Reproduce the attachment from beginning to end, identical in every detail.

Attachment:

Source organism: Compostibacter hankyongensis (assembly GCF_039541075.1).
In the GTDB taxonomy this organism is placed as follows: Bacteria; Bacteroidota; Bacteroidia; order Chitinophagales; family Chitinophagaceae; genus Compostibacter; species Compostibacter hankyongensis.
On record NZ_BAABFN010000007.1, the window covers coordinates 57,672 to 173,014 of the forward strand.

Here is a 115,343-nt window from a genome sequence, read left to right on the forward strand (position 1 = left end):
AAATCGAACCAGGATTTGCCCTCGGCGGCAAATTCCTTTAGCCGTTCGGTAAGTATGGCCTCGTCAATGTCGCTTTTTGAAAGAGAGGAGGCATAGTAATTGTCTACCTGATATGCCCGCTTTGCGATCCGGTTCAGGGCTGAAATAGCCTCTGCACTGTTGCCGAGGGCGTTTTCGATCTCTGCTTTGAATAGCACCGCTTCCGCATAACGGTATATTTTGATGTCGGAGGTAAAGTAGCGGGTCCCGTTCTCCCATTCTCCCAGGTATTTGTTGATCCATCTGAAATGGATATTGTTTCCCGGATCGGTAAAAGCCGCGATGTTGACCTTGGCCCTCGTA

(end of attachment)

Source organism: Compostibacter hankyongensis (assembly GCF_039541075.1).
In the GTDB taxonomy this organism is placed as follows: Bacteria; Bacteroidota; Bacteroidia; order Chitinophagales; family Chitinophagaceae; genus Compostibacter; species Compostibacter hankyongensis.
On record NZ_BAABFN010000007.1, the window covers coordinates 57,672 to 173,014 of the forward strand.

Here is a 115,343-nt window from a genome sequence, read left to right on the forward strand (position 1 = left end):
AAATCGAACCAGGATTTGCCCTCGGCGGCAAATTCCTTTAGCCGTTCGGTAAGTATGGCCTCGTCAATGTCGCTTTTTGAAAGAGAGGAGGCATAGTAATTGTCTACCTGATATGCCCGCTTTGCGATCCGGTTCAGGGCTGAAATAGCCTCTGCACTGTTGCCGAGGGCGTTTTCGATCTCTGCTTTGAATAGCACCGCTTCCGCATAACGGTATATTTTGATGTCGGAGGTAAAGTAGCGGGTCCCGTTCTCCCATTCTCCCAGGTATTTGTTGATCCATCTGAAATGGATATTGTTTCCCGGATCGGTAAAAGCCGCGATGTTGACCTTGGCCCTCGTA